Column: We need a Farm Bill, and we need it now
WASHINGTON -- In southern Minnesota, farmers play a vital role in producing food and other goods that we rely on every day and are the backbone of our local economy. When farmers do well, local businesses do well. With the current Farm Bill set to expire at the end of September, we owe it to our farmers, ranchers and those that rely on agricultural production to enact a new Farm Bill that invests in the future of rural America.
And we are very close to doing so. The new Farm Bill is written and awaiting a vote in the House of Representatives. Unfortunately, as of this writing, House leadership has refused to bring the bill forward. Instead, they say they will put it off until after the election and maybe pass something in late November or December.
This is unacceptable. Southern Minnesotans cannot afford to deal with the uncertainty that follows out-of-date policy extensions or "lame duck" action. The 2012 Farm Bill passed out of committee July 12 with a strong bipartisan vote of 35-11. It is ready to go and, after hearing directly from southern Minnesotans, incorporates many of the provisions I authored. These provisions will:
* Make it easier for our youth to take up farming and ranching operations and agriculture entrepreneurship.
* Increase energy access in rural America; improving efficiency and reducing input costs for farmers and small businesses.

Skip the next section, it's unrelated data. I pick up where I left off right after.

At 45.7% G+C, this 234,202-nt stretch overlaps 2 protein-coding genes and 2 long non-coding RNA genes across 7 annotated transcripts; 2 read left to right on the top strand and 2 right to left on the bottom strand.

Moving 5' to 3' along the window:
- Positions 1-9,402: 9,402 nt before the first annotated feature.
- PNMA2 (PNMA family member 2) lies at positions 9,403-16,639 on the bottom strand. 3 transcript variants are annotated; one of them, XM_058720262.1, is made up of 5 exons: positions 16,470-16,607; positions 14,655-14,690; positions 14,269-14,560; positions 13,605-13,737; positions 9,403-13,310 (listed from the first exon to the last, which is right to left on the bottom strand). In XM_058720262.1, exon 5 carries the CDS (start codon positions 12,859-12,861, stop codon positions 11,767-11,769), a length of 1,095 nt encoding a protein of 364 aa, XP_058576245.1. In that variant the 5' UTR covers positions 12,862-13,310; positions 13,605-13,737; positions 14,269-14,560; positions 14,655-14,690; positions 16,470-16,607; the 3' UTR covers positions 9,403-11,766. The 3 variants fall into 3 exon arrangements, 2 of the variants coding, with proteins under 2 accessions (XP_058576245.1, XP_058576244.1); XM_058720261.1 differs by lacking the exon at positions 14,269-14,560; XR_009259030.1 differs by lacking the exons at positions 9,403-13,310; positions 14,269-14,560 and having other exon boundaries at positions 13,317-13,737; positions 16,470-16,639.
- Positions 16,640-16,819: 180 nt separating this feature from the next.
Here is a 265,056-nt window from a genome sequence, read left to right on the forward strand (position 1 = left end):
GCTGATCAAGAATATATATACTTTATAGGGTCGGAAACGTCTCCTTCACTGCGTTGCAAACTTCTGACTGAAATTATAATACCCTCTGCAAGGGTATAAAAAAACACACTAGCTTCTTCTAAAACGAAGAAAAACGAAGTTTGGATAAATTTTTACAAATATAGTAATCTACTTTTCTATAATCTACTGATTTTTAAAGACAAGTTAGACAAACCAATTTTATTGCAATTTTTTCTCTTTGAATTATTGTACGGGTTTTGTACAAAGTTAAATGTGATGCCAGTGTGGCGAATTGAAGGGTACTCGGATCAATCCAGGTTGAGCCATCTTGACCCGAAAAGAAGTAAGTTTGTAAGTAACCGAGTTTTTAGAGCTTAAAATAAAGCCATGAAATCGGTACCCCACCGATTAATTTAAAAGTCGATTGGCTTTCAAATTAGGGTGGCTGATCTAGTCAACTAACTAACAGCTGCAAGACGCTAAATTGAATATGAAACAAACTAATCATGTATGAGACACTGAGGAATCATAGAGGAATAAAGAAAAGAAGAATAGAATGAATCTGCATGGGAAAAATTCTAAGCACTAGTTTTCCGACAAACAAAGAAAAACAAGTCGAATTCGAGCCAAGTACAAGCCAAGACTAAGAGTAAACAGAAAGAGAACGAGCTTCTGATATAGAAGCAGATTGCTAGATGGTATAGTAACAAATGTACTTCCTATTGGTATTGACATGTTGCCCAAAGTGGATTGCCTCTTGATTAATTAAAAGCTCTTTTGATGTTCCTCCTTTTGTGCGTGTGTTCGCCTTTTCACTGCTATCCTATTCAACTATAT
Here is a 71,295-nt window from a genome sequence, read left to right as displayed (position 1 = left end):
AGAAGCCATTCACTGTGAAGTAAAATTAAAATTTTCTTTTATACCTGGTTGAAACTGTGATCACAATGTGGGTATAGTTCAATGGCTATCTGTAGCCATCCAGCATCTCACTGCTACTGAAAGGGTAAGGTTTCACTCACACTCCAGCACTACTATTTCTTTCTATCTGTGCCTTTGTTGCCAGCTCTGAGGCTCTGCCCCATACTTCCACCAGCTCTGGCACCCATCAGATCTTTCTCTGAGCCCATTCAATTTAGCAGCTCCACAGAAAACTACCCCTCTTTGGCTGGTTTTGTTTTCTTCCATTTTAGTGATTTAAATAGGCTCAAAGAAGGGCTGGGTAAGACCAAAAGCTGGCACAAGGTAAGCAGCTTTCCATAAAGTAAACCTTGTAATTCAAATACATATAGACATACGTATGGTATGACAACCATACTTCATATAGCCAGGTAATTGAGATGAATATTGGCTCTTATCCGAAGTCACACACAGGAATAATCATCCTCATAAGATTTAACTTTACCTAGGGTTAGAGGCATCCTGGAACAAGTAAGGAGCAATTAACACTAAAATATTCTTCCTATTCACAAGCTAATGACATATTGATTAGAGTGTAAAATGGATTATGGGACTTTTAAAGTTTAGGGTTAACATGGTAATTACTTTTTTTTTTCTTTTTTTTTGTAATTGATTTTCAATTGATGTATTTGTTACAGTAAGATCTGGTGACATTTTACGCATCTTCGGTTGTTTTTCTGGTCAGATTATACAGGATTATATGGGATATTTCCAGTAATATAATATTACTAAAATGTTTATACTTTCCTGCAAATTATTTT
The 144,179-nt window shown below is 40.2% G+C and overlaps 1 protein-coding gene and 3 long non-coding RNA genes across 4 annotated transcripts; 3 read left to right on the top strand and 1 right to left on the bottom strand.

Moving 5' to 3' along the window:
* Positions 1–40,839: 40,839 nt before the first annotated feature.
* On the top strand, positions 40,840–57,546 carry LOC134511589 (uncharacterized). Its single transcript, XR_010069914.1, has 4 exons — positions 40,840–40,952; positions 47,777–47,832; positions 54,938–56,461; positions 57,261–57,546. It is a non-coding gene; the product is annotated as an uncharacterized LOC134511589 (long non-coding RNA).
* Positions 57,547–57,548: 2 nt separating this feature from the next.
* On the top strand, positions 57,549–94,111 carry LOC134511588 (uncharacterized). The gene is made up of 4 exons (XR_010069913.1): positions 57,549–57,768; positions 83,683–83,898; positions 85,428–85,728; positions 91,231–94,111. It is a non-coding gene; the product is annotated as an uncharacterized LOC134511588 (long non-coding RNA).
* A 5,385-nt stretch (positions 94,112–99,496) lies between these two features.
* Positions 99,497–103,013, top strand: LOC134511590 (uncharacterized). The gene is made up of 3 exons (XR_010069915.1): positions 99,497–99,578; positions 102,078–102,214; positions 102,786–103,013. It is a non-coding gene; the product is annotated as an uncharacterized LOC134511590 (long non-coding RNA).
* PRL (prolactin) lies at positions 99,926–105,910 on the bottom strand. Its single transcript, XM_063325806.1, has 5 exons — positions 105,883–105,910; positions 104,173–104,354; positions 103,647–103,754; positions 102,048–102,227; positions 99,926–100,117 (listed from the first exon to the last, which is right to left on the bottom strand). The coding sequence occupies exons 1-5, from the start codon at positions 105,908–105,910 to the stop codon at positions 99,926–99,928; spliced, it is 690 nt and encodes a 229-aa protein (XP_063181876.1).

* Ensure farmers have the flexibility to grow a wide array of crops without penalty or fear of losing their insurance.
* Save taxpayer dollars, conserve critical wildlife and hunting habitats, while still allowing farmers to manage their lands as they see fit.
* Ensure farmers have a voice in shipping costs by directing the Secretary of Agriculture, on behalf of the interests of agriculture and rural America, to participate in the activities of the Surface Transportation Board (STB).
In addition, the new Farm Bill makes the USDA more efficient by streamlining many programs to cut down on unnecessary paperwork and overly burdensome regulations for farmers. It eases access to lines of credit so that farmers who want to expand their business have the tools necessary to do so. And it reforms out-of-date dairy policy and strengthens crop insurance to protect taxpayers while also making sure farmers won't literally lose the farm if disaster strikes.
Over the past decade, the farm economy has been among the strongest sectors in our country. It is our job in Congress to ensure it stays that way. That is why I have worked tirelessly with a bipartisan group of my colleagues to push House leadership to bring the Farm Bill forward for a vote. Moving forward, I will continue urging House leadership to do its job. We need a Farm Bill, and we need it now.